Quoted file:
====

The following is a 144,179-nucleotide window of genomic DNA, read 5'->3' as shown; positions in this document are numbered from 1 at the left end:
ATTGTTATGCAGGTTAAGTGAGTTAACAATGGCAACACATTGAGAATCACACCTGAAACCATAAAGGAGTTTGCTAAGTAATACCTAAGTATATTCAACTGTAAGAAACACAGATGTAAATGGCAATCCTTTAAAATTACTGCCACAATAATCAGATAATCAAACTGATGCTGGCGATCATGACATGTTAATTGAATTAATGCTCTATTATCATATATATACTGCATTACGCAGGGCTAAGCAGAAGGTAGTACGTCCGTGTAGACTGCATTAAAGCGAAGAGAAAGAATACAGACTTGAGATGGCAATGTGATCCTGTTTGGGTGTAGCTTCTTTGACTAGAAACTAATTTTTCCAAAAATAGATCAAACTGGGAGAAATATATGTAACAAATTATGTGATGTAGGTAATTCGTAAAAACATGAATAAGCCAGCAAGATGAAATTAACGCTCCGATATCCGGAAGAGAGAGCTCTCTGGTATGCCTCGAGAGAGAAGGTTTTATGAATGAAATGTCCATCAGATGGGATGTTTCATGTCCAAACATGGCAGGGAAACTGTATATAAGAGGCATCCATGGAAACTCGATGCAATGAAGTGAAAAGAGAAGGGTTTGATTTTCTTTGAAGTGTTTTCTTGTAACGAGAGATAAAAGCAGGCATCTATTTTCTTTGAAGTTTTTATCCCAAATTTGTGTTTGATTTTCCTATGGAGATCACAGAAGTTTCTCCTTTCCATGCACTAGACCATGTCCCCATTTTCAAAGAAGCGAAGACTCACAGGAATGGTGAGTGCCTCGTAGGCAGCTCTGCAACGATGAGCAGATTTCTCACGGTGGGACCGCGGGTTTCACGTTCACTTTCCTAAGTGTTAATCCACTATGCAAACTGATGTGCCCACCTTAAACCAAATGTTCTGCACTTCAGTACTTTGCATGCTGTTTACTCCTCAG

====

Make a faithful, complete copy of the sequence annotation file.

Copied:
The following is a 144,179-nucleotide window of genomic DNA, read 5'->3' as shown; positions in this document are numbered from 1 at the left end:
ATTGTTATGCAGGTTAAGTGAGTTAACAATGGCAACACATTGAGAATCACACCTGAAACCATAAAGGAGTTTGCTAAGTAATACCTAAGTATATTCAACTGTAAGAAACACAGATGTAAATGGCAATCCTTTAAAATTACTGCCACAATAATCAGATAATCAAACTGATGCTGGCGATCATGACATGTTAATTGAATTAATGCTCTATTATCATATATATACTGCATTACGCAGGGCTAAGCAGAAGGTAGTACGTCCGTGTAGACTGCATTAAAGCGAAGAGAAAGAATACAGACTTGAGATGGCAATGTGATCCTGTTTGGGTGTAGCTTCTTTGACTAGAAACTAATTTTTCCAAAAATAGATCAAACTGGGAGAAATATATGTAACAAATTATGTGATGTAGGTAATTCGTAAAAACATGAATAAGCCAGCAAGATGAAATTAACGCTCCGATATCCGGAAGAGAGAGCTCTCTGGTATGCCTCGAGAGAGAAGGTTTTATGAATGAAATGTCCATCAGATGGGATGTTTCATGTCCAAACATGGCAGGGAAACTGTATATAAGAGGCATCCATGGAAACTCGATGCAATGAAGTGAAAAGAGAAGGGTTTGATTTTCTTTGAAGTGTTTTCTTGTAACGAGAGATAAAAGCAGGCATCTATTTTCTTTGAAGTTTTTATCCCAAATTTGTGTTTGATTTTCCTATGGAGATCACAGAAGTTTCTCCTTTCCATGCACTAGACCATGTCCCCATTTTCAAAGAAGCGAAGACTCACAGGAATGGTGAGTGCCTCGTAGGCAGCTCTGCAACGATGAGCAGATTTCTCACGGTGGGACCGCGGGTTTCACGTTCACTTTCCTAAGTGTTAATCCACTATGCAAACTGATGTGCCCACCTTAAACCAAATGTTCTGCACTTCAGTACTTTGCATGCTGTTTACTCCTCAG